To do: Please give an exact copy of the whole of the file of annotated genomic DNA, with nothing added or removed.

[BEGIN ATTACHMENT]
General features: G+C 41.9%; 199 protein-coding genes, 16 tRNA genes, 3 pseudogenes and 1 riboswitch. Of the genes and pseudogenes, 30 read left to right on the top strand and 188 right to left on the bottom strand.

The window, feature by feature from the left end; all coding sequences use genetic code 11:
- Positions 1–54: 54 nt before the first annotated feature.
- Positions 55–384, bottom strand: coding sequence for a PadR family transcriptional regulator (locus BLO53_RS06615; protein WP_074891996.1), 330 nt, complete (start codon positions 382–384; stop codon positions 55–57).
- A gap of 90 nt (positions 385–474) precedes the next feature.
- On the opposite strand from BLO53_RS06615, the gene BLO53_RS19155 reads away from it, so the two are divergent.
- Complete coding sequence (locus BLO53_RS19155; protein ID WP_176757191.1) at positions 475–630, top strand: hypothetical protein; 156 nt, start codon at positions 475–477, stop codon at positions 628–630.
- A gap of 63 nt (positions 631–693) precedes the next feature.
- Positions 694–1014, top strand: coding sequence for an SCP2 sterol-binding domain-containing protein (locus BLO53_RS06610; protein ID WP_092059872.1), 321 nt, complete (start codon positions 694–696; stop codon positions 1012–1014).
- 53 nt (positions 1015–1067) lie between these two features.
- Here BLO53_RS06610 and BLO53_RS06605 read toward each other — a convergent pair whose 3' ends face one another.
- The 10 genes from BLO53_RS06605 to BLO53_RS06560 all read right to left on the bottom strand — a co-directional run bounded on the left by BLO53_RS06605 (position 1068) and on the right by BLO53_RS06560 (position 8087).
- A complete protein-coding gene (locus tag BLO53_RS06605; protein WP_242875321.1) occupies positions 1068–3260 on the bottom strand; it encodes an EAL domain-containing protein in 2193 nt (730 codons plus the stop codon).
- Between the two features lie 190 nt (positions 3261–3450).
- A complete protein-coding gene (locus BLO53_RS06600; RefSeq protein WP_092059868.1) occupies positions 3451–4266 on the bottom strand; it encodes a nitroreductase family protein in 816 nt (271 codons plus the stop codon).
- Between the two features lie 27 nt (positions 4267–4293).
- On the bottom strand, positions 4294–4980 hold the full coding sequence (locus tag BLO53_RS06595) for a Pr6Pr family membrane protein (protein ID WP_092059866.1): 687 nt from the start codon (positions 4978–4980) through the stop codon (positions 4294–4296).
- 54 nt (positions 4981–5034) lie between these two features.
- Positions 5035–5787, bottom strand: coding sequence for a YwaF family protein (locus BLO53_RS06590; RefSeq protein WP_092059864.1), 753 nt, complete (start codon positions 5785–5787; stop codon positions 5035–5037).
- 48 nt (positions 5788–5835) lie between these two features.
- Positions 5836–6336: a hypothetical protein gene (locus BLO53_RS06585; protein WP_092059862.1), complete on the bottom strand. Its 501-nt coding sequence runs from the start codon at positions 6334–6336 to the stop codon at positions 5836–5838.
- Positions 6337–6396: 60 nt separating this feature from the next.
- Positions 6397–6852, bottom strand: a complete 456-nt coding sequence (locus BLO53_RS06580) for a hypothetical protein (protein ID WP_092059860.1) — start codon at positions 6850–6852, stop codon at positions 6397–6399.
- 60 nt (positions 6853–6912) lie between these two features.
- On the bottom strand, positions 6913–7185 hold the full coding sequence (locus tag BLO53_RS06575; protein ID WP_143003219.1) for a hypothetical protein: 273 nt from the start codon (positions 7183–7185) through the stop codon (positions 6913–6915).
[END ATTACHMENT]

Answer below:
General features: G+C 41.9%; 199 protein-coding genes, 16 tRNA genes, 3 pseudogenes and 1 riboswitch. Of the genes and pseudogenes, 30 read left to right on the top strand and 188 right to left on the bottom strand.

The window, feature by feature from the left end; all coding sequences use genetic code 11:
- Positions 1–54: 54 nt before the first annotated feature.
- Positions 55–384, bottom strand: coding sequence for a PadR family transcriptional regulator (locus BLO53_RS06615; protein WP_074891996.1), 330 nt, complete (start codon positions 382–384; stop codon positions 55–57).
- A gap of 90 nt (positions 385–474) precedes the next feature.
- On the opposite strand from BLO53_RS06615, the gene BLO53_RS19155 reads away from it, so the two are divergent.
- Complete coding sequence (locus BLO53_RS19155; protein ID WP_176757191.1) at positions 475–630, top strand: hypothetical protein; 156 nt, start codon at positions 475–477, stop codon at positions 628–630.
- A gap of 63 nt (positions 631–693) precedes the next feature.
- Positions 694–1014, top strand: coding sequence for an SCP2 sterol-binding domain-containing protein (locus BLO53_RS06610; protein ID WP_092059872.1), 321 nt, complete (start codon positions 694–696; stop codon positions 1012–1014).
- 53 nt (positions 1015–1067) lie between these two features.
- Here BLO53_RS06610 and BLO53_RS06605 read toward each other — a convergent pair whose 3' ends face one another.
- The 10 genes from BLO53_RS06605 to BLO53_RS06560 all read right to left on the bottom strand — a co-directional run bounded on the left by BLO53_RS06605 (position 1068) and on the right by BLO53_RS06560 (position 8087).
- A complete protein-coding gene (locus tag BLO53_RS06605; protein WP_242875321.1) occupies positions 1068–3260 on the bottom strand; it encodes an EAL domain-containing protein in 2193 nt (730 codons plus the stop codon).
- Between the two features lie 190 nt (positions 3261–3450).
- A complete protein-coding gene (locus BLO53_RS06600; RefSeq protein WP_092059868.1) occupies positions 3451–4266 on the bottom strand; it encodes a nitroreductase family protein in 816 nt (271 codons plus the stop codon).
- Between the two features lie 27 nt (positions 4267–4293).
- On the bottom strand, positions 4294–4980 hold the full coding sequence (locus tag BLO53_RS06595) for a Pr6Pr family membrane protein (protein ID WP_092059866.1): 687 nt from the start codon (positions 4978–4980) through the stop codon (positions 4294–4296).
- 54 nt (positions 4981–5034) lie between these two features.
- Positions 5035–5787, bottom strand: coding sequence for a YwaF family protein (locus BLO53_RS06590; RefSeq protein WP_092059864.1), 753 nt, complete (start codon positions 5785–5787; stop codon positions 5035–5037).
- 48 nt (positions 5788–5835) lie between these two features.
- Positions 5836–6336: a hypothetical protein gene (locus BLO53_RS06585; protein WP_092059862.1), complete on the bottom strand. Its 501-nt coding sequence runs from the start codon at positions 6334–6336 to the stop codon at positions 5836–5838.
- Positions 6337–6396: 60 nt separating this feature from the next.
- Positions 6397–6852, bottom strand: a complete 456-nt coding sequence (locus BLO53_RS06580) for a hypothetical protein (protein ID WP_092059860.1) — start codon at positions 6850–6852, stop codon at positions 6397–6399.
- 60 nt (positions 6853–6912) lie between these two features.
- On the bottom strand, positions 6913–7185 hold the full coding sequence (locus tag BLO53_RS06575; protein ID WP_143003219.1) for a hypothetical protein: 273 nt from the start codon (positions 7183–7185) through the stop codon (positions 6913–6915).